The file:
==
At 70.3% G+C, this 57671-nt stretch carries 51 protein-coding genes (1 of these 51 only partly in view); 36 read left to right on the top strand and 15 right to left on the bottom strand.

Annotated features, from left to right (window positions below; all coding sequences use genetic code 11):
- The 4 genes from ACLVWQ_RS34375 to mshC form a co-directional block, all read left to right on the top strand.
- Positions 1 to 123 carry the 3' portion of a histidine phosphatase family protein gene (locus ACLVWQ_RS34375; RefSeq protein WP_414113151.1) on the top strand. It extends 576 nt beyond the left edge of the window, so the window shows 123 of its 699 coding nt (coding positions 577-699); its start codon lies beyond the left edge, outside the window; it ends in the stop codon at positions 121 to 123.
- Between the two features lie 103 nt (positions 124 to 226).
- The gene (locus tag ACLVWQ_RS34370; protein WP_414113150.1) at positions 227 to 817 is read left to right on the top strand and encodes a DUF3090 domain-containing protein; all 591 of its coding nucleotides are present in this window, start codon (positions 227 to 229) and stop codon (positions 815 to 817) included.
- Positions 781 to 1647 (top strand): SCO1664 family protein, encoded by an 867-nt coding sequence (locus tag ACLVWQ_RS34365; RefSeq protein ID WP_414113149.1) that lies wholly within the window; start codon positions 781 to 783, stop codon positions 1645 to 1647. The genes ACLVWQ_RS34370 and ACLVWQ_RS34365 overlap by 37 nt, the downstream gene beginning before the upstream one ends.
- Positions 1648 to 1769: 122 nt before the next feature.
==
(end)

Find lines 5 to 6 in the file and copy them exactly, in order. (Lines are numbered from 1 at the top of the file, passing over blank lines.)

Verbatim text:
- Between the two features lie 103 nt (positions 124 to 226).
- The gene (locus tag ACLVWQ_RS34370; protein WP_414113150.1) at positions 227 to 817 is read left to right on the top strand and encodes a DUF3090 domain-containing protein; all 591 of its coding nucleotides are present in this window, start codon (positions 227 to 229) and stop codon (positions 815 to 817) included.